I'm working on a project with a joystick and I'm trying to keep everything a simple and low latency as possible. I am reading the pots with the onboard 10bit ADC on the ATmega 32u4 but may be upgrading to either a 16bit ADC or 24 bit ADC. How can I filter noise out of the signals?
The Atmel ATmega328 datasheet, section 24.6.1, recommends that you drive the analog input pin with an output impedance of 10 KOhm or less. Also, it recommends that you remove high-frequency components with a low-pass filter. (That low-pass is sometimes called an antialiasing filter).
The simplest possible low-pass filter is a resistor and a capacitor.
+5V +5V | | (sensor)---resistor---+---(Arduino) | | | | capacitor | | | | GND----------------GND--------GND
Contrary to popular belief, it is not possible to make an antialiasing filter in software.
For an initial low-resolution prototype, a quick rule of thumb is to pick the RC time constant at least 10 times as long as the time between samples.
So if you are sampling at around 1000 Samples/second (i.e., a sampling interval of 1 millisecond), then 100 Ohms of resistance and (roughly) 100 uF ceramic capacitor may be adequate. (The RC time constant here is RC == 100 Ohms x 100 uF = 10 milliseconds).
Many joysticks already have a relatively high output impedance; you'll need to use a resistor with that much less resistance to compensate. (Sometimes you don't need any additional resistance; but you still need that capacitor between the Arduino analog input pin and the Arduino ground pin). (Many sensors have an output impedance more than 10 KOhm; people who use them are pretty much forced to use an op-amp chip to get clean signals).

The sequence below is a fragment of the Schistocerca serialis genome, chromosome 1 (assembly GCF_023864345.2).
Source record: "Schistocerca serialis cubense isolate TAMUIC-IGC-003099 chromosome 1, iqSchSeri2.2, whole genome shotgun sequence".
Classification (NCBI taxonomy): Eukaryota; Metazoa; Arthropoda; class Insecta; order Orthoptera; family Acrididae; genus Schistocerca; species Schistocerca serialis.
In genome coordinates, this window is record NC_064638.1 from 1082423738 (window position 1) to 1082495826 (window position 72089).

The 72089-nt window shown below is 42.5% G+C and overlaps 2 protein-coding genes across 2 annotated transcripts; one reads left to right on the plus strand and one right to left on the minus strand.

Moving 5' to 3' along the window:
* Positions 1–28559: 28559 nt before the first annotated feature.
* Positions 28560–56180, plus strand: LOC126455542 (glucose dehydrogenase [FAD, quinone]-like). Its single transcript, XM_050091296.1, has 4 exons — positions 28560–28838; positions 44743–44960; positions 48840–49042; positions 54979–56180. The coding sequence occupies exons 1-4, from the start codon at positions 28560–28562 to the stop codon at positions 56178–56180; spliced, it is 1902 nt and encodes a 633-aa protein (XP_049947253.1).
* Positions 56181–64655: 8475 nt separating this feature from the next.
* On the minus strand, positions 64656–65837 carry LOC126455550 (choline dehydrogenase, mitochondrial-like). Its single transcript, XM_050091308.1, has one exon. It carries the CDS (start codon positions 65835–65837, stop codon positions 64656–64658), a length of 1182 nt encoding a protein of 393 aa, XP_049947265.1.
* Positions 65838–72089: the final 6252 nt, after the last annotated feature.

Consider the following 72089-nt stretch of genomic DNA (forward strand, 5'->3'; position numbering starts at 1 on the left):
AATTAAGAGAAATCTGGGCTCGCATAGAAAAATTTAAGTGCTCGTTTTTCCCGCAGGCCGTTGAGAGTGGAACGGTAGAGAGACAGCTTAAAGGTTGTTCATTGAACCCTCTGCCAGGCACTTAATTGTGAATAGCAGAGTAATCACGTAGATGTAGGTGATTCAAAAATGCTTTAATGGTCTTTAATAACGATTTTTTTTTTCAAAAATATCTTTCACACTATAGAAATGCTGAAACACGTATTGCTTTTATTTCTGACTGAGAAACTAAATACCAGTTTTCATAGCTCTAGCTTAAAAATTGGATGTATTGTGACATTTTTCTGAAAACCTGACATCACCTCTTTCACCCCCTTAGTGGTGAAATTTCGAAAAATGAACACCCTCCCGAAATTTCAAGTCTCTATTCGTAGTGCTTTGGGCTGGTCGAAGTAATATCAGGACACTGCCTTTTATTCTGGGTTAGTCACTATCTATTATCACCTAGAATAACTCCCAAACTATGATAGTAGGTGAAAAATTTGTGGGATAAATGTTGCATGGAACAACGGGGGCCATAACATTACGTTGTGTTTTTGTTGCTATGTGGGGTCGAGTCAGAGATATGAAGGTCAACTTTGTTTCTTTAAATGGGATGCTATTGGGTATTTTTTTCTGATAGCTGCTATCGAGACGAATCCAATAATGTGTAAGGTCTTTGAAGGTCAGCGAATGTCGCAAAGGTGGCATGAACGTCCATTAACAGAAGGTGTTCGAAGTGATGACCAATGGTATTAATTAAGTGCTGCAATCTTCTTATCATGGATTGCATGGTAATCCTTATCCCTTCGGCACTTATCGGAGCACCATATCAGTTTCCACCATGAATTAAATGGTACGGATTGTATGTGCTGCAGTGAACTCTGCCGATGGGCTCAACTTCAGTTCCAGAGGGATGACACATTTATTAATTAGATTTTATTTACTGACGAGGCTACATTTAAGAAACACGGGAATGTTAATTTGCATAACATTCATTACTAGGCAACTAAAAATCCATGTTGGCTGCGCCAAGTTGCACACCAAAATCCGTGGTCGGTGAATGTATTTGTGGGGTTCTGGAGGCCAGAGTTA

Entire books have been written on signal filtering. In addition, there are many other techniques for getting higher resolution analog signals, higher speed data collection, and trading off between them -- but they are probably overkill for reading the position of a joystick.
One possible approach is to go for a completely software side solution.
Microsmooth is a signal processing library that I am working on that is specifically intended for low latency, low memory signal smoothing. It is still in development, but even now, most of the filters work in less than 100 microseconds per call while giving fairly good accuracy and smoothing. Also, the header file allows for simple configuration for certain filter parameters.